Republic of the Philippines
G.R. No. L-43257             February 19, 1937
MARGARITA QUINTOS DE ANSALDO and ANGEL A. ANSALDO, plaintiffs-appellees,
THE SHERIFF OF THE CITY OF MANILA, FIDELITY & SURETY COMPANY OF THE PHILIPPINE ISLANDS and LUZON SURETY COMPANY, defendants-appellants.
Ross, Lawrence and Selph for appellants.
Angel A. Ansaldo for appellees.
ABAD SANTOS, J.:
Upon the express guaranty of the appellant Fidelity & Surety Company of the Philippine Islands, the Philippine Trust Company granted Romarico Agcaoili a credit in current account not to exceed at any one time P20,000. Appellee Angel A. Ansaldo, in turn, agreed to indemnify the Fidelity & Surety Company of the Philippine Islands for any and all losses and damages that it might sustain by reason of having guaranteed Agcaoili's obligations to the said Philippine Trust Company. Agcaoili defaulted, and the surety company, as his guarantor, paid the Philippine Trust Company the sum of P19,065.17. Thereafter, the surety company brought an action against the appellee Angel A. Ansaldo for the recovery of the said sum of P19,065.17, and after obtaining a judgment on its favor, caused the sheriff of the City of Manila to levy on the following properties:
The joint savings account in the name of Angel A. Ansaldo and Margarita Quintos de Ansaldo in the said Bank of the Philippine Islands amounting to P165.84.
Upon learning of the action taken by the sheriff, appellees filed with him a third party claim alleging that the money on which he levied execution was the property of the conjugal partnership existing between the said appellees and not liable for the payment of personal obligations of the appellee Angel A. Ansaldo; but upon execution of an indemnity bond by the appellant Luzon Surety Company, the sheriff retained the money in his possession.
Subsequently, appellees instituted an action against the appellants in the Court of First Instance of Manila to have the execution levied by the sheriff declared null and void. The court below granted the relief prayed for and sentenced the appellants, jointly and severally, to pay the appellees the sum of P636.80 with interest thereon at the rate of ten per centum per annum from June 6, 1934 until paid, and the costs of suit.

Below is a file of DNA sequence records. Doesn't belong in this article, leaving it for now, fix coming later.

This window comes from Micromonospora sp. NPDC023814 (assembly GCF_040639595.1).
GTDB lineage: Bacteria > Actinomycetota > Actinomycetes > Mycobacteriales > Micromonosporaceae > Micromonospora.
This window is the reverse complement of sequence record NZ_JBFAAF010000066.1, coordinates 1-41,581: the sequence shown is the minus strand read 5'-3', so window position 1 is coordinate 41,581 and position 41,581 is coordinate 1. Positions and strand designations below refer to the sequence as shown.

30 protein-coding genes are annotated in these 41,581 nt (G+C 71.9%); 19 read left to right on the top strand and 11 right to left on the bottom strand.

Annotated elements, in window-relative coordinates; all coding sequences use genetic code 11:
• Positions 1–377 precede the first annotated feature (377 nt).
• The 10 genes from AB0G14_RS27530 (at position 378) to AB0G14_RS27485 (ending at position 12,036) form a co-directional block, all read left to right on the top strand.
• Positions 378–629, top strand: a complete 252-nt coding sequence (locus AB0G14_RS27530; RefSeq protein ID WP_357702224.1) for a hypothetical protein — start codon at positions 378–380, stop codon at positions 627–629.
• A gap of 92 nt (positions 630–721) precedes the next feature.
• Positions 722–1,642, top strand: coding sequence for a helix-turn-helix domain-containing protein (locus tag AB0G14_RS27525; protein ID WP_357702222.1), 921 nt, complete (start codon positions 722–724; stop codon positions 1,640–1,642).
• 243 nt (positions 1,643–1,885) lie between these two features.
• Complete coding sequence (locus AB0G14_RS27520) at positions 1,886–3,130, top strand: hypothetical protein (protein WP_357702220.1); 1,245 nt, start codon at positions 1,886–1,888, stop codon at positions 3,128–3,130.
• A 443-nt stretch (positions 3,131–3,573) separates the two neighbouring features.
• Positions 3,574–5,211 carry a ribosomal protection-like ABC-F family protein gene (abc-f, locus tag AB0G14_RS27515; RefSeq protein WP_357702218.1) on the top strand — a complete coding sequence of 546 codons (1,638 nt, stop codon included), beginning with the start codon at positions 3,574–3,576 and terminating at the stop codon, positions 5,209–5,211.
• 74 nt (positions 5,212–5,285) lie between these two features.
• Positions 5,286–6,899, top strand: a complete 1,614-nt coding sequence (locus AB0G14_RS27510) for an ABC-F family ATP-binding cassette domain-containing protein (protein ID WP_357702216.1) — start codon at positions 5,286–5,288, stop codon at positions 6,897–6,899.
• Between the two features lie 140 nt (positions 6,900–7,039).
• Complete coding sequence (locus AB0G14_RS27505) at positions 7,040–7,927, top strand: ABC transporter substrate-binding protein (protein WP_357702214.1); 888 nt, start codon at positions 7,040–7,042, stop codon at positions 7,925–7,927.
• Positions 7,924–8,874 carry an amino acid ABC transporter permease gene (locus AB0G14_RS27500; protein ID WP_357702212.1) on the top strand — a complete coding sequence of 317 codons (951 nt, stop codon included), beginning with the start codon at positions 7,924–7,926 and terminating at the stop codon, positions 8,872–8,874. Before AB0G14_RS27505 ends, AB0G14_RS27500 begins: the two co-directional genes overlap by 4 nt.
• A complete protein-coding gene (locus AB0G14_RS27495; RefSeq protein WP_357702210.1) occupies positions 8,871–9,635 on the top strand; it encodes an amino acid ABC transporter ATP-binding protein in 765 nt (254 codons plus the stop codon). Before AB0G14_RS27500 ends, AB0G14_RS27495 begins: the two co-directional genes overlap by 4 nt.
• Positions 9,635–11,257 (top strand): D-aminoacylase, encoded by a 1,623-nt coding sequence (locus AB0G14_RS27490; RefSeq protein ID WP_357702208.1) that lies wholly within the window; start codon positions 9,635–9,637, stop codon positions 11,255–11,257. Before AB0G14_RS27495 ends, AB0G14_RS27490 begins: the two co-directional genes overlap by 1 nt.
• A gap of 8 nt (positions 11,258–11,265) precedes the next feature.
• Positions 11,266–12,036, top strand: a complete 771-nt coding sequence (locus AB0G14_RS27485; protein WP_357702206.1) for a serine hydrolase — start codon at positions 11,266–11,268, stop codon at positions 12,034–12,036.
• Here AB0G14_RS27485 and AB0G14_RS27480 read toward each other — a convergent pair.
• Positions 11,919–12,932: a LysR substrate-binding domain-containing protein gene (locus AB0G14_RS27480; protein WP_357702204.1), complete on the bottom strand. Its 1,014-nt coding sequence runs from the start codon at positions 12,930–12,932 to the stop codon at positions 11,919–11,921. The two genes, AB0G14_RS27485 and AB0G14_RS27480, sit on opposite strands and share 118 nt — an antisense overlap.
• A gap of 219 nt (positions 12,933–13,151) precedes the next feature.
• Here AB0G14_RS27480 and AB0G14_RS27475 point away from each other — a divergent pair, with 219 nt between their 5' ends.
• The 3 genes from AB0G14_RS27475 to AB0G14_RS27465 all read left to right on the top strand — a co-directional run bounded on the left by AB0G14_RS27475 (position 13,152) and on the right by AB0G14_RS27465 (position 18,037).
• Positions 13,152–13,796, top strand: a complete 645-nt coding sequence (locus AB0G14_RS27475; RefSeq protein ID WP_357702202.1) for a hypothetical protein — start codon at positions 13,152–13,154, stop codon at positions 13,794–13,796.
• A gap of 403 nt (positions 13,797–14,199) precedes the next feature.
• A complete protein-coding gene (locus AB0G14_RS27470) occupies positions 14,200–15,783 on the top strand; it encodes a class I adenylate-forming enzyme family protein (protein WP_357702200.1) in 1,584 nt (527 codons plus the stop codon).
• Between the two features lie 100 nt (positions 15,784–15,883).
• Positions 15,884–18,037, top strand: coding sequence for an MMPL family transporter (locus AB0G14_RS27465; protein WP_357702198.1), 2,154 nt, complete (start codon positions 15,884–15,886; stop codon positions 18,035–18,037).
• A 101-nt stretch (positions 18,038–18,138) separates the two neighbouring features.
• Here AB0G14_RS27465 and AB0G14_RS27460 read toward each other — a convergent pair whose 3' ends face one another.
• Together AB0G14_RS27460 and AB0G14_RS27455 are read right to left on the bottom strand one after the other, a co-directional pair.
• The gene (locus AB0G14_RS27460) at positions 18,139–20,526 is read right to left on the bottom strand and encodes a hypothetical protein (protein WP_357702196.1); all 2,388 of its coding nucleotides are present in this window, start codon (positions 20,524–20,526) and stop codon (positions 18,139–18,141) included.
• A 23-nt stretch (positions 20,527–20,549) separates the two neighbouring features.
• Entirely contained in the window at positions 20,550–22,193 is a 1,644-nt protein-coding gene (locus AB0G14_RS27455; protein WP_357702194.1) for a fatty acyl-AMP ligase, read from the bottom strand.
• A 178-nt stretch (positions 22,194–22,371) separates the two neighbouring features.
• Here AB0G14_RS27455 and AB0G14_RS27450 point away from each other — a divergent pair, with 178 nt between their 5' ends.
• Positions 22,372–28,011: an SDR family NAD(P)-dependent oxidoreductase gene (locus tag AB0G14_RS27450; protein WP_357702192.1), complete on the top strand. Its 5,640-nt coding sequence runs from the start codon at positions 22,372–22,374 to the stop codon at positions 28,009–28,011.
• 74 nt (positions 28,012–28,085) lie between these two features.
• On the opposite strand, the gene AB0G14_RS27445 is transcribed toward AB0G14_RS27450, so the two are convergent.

As stated by counsel for the appellants, the question involved in this appeal is whether a joint savings account and a joint current account, in a bank, of a husband and his wife are liable for the payment of the obligation of the husband.
It is undisputed that the sum of P636.80 which is now in controversy was derived from the paraphernal property of the appellee, Margarita Quintos de Ansaldo, the wife of the other appellee Angel A. Ansaldo. It therefore belongs to the conjugal partnership of the said spouses. (Civil Code, art. 1401.)
The provision of article 1408 of the Civil Code to the effect that the conjugal partnership shall be liable for all the debts and obligations contracted during the marriage by the husband must be understood as subject to the qualifications established by article 1386 of the same Code, which provides that:
The fruits of the paraphernal property cannot be subject to the payment of personal obligations of the husband, unless it be proved that such obligation were productive of some benefit to the family.
The meaning of this article is clarified by reference to the first paragraph of the preceding article 1385 which reads as follows:
The fruit of the paraphernal property form part of the assets of the conjugal partnership and are subject to the payment of the debts and expenses of the spouses.
Construing the two article together, it seems clear that the fruits of the paraphernal property which become part of the assets of the conjugal partnership are not liable for the payment of personal obligations of the husband, unless it be proved that such obligations were productive of some benefit to the family.
In the case now before us no attempt has been made to prove that the obligations contracted by the appellee, Angel A. Ansaldo, were productive of some benefit to his family. It is, however, claimed that, as the sum of P636.80 has become the property of the conjugal partnership, at least one-half thereof was property levied on execution, as the share of the appellee Angel A. Ansaldo. This contention is without merit. The right of the husband to one-half of the property of the conjugal partnership does not vest until the dissolution of the marriage when the conjugal partnership is also dissolved. (Civil Code, arts. 1392 and 1426.)
Counsel for the appellants call attention to the fact that in the third party claim filed with the sheriff of the City of Manila by the appellees, the latter did not allege that the money on which the sheriff levied execution was property belonging exclusively to the appellee Margarita Quintos de Ansaldo. Counsel contend that, as it was then claimed that the said amount of P638.80 was conjugal property, appellees are now in estoppel to claim that the same sum was not conjugal property but paraphernal property of the appellee Margarita Quintos de Ansaldo for the appellants are arguing from a wrong premise. Appellees do not contend that said sum of P636.80 is not conjugal property. They contend that while it forms part of the assets of the conjugal partnership under article 1385 of the Civil Code, it could not be levied upon, because it was not applicable to this case.
The judgment appealed from is affirmed with costs against the appellants. So ordered.
Avanceņa, C.J., Villa-real, Imperial, Diaz, Laurel and Concepcion, JJ., concur.
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